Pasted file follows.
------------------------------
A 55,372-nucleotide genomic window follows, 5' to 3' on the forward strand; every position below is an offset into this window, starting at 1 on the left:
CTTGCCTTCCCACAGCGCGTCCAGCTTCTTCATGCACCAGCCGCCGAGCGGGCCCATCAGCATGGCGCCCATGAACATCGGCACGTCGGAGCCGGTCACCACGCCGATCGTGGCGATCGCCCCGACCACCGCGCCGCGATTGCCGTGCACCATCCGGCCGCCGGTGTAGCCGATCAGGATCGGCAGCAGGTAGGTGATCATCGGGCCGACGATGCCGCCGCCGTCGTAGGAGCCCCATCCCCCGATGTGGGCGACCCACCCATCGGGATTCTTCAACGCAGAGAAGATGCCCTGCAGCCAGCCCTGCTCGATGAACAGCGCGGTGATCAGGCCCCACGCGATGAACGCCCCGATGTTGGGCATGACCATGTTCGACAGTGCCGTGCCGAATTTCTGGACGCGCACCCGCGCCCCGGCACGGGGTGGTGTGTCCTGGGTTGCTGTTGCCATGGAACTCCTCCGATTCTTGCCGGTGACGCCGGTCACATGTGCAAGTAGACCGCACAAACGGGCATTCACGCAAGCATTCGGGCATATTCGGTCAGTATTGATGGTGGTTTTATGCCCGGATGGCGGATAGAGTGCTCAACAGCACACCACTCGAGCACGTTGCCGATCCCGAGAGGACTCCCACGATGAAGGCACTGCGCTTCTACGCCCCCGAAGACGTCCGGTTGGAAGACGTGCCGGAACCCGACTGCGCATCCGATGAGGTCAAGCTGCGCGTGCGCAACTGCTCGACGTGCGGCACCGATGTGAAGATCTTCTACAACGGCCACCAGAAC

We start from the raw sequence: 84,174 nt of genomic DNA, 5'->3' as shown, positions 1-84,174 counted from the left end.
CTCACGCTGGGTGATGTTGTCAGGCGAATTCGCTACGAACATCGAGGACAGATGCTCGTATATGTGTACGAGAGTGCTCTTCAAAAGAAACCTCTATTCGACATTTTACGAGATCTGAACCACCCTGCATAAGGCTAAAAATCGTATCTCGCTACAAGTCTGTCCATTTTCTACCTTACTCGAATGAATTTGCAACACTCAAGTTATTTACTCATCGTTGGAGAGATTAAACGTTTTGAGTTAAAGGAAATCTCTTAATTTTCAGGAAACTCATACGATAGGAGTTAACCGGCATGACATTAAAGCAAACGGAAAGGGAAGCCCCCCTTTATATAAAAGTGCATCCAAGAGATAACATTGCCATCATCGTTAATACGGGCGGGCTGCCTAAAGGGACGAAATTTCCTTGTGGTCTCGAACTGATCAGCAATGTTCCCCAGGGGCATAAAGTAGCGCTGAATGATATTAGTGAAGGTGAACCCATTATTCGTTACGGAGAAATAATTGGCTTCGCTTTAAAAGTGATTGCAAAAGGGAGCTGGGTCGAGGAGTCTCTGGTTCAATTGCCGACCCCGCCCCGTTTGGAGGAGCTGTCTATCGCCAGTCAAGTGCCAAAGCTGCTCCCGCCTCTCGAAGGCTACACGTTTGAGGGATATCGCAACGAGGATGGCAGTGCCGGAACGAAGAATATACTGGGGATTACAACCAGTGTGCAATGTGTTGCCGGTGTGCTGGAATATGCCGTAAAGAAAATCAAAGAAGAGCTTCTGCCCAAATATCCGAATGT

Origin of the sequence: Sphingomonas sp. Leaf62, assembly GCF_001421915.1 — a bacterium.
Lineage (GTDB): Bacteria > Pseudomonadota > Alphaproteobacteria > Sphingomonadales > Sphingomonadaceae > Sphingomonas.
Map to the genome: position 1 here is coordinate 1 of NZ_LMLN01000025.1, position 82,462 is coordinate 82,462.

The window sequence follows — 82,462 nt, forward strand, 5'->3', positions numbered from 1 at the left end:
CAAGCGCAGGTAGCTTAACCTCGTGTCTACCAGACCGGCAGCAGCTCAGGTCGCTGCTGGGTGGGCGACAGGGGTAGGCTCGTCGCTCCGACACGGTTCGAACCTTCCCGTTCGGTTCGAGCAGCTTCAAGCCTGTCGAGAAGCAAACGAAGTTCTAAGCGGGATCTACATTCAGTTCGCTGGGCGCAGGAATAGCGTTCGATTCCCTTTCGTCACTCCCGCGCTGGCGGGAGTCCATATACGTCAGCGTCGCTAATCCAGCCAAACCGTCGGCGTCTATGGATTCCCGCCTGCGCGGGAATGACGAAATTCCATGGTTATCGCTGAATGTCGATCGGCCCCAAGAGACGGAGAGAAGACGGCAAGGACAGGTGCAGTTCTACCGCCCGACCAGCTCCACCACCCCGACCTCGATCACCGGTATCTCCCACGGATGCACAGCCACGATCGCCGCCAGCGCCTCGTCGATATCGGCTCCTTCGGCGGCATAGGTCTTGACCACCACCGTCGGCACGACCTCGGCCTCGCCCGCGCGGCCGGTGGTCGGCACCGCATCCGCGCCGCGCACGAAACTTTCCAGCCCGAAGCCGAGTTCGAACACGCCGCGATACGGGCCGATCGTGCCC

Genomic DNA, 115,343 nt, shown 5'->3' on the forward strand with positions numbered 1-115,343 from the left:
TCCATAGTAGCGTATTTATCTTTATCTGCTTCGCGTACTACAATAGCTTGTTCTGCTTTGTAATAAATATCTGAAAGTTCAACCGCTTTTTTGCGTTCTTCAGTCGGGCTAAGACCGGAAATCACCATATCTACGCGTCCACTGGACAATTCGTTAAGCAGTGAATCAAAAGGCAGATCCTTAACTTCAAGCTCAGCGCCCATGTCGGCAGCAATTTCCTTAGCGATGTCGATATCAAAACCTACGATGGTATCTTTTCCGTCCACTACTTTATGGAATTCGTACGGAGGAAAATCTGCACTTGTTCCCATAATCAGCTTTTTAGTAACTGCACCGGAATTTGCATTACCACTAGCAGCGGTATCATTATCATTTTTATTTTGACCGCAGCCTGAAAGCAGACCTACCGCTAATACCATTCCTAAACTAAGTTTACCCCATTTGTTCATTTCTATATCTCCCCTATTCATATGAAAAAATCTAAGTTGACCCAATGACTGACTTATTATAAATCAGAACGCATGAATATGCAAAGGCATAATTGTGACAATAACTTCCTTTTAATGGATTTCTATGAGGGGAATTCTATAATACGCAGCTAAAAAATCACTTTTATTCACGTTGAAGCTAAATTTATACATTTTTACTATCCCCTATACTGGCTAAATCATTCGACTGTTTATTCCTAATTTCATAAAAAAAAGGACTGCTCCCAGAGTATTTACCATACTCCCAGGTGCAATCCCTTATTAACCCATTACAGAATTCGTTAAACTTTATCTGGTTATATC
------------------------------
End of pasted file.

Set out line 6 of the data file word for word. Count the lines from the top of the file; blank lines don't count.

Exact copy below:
Lineage (GTDB): Bacteria > Pseudomonadota > Alphaproteobacteria > Sphingomonadales > Sphingomonadaceae > Sphingomonas.